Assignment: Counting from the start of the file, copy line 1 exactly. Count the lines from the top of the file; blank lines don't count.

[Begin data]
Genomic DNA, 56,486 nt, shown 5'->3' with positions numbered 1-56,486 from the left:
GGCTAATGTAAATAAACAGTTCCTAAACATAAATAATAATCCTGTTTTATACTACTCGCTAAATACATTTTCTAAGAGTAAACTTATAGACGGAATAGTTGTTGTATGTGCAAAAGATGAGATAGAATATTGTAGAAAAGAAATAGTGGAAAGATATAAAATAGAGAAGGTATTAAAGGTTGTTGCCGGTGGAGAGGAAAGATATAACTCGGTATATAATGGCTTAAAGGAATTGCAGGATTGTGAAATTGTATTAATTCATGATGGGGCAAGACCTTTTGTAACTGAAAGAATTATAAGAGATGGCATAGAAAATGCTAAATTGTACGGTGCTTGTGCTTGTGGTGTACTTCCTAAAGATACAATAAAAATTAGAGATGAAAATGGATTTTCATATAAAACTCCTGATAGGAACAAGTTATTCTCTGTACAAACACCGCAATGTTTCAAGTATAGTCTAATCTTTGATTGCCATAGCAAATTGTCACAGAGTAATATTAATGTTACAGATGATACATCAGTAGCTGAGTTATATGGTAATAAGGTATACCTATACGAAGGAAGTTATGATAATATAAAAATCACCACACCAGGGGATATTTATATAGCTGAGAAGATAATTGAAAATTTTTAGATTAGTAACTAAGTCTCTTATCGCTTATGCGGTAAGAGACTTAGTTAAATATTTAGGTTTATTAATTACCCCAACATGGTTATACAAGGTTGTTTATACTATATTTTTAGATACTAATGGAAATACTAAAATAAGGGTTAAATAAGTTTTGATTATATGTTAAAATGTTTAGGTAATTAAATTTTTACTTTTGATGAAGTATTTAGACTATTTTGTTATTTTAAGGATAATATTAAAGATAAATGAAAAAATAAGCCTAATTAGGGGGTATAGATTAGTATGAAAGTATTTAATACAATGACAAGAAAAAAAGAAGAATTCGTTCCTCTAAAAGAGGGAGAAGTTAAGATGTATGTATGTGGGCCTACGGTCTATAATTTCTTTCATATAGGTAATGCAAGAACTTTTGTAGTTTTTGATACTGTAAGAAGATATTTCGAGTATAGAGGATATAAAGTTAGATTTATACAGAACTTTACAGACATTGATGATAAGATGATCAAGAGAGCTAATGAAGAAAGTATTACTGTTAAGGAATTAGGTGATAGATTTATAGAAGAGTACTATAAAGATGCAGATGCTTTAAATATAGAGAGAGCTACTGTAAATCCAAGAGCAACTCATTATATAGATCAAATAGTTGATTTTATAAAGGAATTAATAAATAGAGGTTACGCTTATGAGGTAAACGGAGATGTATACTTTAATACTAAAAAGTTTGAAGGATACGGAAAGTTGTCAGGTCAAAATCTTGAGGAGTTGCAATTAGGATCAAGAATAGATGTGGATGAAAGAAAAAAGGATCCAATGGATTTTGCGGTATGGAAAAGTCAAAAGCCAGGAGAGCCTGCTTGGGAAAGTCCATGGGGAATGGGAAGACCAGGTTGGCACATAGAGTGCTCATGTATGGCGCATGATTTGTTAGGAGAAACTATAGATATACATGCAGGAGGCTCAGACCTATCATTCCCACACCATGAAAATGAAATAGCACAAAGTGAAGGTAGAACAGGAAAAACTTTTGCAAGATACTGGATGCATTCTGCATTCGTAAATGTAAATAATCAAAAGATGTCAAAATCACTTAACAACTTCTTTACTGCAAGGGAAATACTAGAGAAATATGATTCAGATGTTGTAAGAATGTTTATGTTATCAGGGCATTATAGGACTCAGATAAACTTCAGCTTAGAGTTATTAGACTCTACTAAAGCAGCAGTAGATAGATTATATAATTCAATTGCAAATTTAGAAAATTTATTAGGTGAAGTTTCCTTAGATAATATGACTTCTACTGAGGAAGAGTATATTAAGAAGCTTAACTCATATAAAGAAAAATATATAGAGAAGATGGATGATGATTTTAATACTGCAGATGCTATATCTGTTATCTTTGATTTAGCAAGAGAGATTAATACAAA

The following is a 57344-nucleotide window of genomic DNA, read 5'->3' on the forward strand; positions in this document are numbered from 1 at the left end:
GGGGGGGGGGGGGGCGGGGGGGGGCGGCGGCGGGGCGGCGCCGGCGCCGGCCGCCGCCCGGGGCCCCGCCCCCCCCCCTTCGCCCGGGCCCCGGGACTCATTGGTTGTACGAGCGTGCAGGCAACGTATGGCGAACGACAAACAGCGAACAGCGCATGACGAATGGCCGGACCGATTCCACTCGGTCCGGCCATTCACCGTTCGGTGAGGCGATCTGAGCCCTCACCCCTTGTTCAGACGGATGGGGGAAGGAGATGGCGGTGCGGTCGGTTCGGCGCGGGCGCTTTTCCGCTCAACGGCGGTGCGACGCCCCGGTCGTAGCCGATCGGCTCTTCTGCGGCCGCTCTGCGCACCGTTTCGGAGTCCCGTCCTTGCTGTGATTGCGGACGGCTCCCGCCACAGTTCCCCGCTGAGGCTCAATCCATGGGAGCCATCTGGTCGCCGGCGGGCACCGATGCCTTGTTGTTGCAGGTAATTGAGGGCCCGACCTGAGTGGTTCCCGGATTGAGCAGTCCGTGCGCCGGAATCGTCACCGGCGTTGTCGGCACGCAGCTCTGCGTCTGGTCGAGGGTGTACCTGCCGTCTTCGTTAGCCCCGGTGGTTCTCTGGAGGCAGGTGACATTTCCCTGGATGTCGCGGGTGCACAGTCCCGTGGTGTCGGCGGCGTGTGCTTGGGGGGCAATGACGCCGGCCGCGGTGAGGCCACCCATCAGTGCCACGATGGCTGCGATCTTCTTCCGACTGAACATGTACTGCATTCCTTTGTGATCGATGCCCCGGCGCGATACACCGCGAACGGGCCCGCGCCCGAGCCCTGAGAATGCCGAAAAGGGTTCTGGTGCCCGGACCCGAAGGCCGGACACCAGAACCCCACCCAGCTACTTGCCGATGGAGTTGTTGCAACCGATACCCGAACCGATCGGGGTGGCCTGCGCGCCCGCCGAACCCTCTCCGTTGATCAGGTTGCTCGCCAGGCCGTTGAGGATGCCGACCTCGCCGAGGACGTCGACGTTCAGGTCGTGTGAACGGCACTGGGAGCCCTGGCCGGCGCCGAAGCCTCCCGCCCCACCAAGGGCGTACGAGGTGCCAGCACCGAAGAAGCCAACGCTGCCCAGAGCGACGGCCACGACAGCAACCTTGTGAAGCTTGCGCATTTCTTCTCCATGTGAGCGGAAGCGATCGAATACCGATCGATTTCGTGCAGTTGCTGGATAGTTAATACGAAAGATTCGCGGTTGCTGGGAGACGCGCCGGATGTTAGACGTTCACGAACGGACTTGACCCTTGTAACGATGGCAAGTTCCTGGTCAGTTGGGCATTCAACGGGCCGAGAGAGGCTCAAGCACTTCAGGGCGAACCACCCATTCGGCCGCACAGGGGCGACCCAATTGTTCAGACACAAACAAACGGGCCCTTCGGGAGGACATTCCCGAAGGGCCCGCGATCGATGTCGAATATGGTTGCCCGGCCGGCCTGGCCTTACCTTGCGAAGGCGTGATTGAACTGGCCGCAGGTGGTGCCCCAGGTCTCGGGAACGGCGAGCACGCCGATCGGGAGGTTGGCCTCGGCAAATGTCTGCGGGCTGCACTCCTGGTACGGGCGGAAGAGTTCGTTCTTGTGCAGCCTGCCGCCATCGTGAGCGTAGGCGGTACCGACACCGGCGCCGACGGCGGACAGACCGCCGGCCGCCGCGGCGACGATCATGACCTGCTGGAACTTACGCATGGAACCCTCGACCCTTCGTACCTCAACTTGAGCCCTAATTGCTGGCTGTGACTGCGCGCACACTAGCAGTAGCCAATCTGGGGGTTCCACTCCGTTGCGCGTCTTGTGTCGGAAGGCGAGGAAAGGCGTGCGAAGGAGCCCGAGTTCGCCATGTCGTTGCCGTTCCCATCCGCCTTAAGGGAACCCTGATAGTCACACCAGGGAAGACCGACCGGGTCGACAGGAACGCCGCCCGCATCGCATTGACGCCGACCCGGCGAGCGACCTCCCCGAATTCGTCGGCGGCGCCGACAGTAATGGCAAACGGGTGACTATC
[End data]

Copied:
Genomic DNA, 56,486 nt, shown 5'->3' with positions numbered 1-56,486 from the left: